I realize I can be a paradox at times. I know a lot about many different systems and technologies. But I prefer to have a few powerful pieces in play at a time. It’s the difference between study and utility.
But I guess that is what curating is about. You know what is available and you know what to pick for a specific situation. Ultimately, I don’t want a management problem.
Amateurs tend to do the opposite. Their knowledge is without depth. So they adopt many different options. Then you get a mess. What looks like something powerful – lots of gadgets, tools, people, infrastructure – is just a cover for not having knowledge.
Then you have a bigger problem. Whatever you let into your life and business has to be managed. Bigger may seem better, but it’s not. You have to manage …
… lots of low-cost talent
… heavy duty software systems that are complex
… marketing programs
… outdated relationships
Managing has a cost. And it’s a heavy one. You can get sucked down working on things that don’t matter when innovation today allows you to get the job done with much less headaches. But you may have gotten used to the headaches. It’s like a security blanket because it’s familiar. So you may want a management problem, but just not call it that.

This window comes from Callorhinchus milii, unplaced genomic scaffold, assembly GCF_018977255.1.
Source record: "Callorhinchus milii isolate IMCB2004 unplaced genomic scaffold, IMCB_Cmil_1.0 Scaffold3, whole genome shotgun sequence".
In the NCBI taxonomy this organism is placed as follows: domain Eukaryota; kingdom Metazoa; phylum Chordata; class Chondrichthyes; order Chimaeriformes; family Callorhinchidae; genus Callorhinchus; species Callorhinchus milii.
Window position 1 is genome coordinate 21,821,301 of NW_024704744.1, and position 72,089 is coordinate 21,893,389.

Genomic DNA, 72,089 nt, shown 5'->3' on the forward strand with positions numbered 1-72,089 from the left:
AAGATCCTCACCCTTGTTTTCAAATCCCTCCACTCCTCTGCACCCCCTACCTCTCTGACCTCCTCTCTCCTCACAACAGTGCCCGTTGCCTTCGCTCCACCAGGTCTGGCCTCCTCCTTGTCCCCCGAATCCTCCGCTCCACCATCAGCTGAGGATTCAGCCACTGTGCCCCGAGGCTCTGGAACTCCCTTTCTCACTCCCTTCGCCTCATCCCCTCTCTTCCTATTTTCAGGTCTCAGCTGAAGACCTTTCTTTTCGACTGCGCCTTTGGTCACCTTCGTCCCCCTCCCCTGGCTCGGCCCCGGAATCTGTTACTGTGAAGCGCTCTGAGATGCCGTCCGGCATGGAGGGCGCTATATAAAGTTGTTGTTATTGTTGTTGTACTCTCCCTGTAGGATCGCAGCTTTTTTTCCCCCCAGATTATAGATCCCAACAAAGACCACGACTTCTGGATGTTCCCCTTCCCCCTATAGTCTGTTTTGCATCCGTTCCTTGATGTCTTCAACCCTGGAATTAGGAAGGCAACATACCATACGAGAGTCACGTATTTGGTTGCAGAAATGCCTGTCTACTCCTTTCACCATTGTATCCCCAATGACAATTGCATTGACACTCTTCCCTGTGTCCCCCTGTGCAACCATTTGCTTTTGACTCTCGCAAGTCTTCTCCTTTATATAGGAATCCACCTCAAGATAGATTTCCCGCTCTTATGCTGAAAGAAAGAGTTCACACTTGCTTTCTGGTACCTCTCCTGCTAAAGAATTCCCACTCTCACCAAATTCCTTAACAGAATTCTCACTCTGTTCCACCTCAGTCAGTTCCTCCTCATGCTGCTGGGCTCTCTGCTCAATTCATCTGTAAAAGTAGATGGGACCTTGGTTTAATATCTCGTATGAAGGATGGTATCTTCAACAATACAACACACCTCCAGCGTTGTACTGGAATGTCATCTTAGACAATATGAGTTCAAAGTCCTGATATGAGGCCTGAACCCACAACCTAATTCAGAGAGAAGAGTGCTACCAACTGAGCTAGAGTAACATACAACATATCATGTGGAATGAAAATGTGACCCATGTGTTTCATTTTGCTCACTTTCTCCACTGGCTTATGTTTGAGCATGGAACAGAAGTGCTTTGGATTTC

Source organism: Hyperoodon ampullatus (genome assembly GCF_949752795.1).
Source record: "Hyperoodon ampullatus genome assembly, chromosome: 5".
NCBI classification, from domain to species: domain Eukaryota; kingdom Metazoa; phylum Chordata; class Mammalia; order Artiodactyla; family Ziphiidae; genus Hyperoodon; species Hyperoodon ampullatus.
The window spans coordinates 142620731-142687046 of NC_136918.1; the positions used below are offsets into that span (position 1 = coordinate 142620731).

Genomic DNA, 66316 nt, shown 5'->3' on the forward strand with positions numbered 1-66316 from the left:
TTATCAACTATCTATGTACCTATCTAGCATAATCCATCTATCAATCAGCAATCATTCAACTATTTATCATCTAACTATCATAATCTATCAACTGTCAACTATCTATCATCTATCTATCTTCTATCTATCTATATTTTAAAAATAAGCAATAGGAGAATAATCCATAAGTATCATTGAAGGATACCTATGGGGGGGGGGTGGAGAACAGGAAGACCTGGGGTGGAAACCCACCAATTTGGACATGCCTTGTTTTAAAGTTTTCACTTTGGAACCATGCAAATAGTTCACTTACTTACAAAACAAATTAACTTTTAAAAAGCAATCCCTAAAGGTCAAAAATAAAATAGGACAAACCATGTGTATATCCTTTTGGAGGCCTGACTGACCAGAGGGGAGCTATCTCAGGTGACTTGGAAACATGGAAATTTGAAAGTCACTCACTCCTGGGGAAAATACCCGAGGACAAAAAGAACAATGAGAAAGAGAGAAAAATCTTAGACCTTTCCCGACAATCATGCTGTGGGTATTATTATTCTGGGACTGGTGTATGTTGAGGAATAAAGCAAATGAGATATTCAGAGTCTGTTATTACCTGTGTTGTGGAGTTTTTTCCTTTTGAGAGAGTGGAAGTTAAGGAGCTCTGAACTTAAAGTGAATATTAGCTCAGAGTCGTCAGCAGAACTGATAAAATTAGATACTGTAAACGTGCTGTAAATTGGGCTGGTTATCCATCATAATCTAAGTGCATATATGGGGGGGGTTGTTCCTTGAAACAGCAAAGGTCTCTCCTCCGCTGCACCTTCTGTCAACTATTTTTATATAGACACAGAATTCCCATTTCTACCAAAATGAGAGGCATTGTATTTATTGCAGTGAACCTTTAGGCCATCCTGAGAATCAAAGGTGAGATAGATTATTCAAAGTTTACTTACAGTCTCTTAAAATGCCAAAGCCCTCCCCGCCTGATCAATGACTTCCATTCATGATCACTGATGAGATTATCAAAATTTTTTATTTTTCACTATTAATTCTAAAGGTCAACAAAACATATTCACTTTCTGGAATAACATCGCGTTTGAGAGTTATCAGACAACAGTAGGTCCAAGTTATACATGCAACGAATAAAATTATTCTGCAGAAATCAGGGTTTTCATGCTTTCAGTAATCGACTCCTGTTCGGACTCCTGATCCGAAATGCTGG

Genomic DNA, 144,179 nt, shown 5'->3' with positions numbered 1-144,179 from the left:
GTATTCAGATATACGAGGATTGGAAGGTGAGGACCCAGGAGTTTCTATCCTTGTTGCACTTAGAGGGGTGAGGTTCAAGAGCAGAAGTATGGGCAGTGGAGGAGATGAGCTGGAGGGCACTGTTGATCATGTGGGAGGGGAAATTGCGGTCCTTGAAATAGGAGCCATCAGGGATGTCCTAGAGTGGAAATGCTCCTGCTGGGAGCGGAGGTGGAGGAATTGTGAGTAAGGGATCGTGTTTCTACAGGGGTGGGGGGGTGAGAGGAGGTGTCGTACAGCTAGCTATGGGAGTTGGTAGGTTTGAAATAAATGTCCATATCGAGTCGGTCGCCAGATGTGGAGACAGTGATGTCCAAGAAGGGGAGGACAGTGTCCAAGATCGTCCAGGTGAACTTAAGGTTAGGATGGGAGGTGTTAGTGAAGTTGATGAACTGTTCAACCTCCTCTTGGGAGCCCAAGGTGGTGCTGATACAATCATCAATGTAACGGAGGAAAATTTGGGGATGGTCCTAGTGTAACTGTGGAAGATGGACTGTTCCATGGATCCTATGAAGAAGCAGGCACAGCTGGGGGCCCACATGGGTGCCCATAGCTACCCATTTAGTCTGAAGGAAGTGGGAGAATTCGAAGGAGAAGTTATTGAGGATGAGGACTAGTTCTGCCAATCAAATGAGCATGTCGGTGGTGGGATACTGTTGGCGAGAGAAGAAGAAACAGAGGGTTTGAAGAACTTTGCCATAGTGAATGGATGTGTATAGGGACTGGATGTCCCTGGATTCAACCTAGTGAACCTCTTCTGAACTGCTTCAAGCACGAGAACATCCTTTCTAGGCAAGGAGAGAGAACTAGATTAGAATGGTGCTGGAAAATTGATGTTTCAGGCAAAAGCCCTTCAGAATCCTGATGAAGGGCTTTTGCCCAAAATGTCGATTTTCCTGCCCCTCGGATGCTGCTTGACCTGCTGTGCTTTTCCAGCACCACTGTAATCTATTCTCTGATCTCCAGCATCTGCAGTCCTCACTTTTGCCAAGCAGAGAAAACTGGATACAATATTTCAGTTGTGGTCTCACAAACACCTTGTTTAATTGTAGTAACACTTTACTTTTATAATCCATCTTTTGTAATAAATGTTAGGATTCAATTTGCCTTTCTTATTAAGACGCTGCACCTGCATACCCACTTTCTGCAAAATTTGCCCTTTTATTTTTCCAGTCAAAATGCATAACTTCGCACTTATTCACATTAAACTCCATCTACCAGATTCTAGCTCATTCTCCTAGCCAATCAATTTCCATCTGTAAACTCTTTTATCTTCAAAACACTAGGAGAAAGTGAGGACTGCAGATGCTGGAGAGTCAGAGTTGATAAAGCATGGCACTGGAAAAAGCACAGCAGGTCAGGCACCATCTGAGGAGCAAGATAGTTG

The truth is that it’s a drag on your life and your business.
I like to look at things differently. If your business blew up, God forbid, then you would be forced to rebuild it a different way. With your new knowledge and the innovation around you, wouldn’t it be simpler, easier, faster, smarter and with less overhead?
Of course it would. I guess many people are waiting for something to happen to force the issue. But I can tell you that being proactive and getting out of the management of problems can open up whole new opportunities.
If you had to think about it, what would you like to stop managing?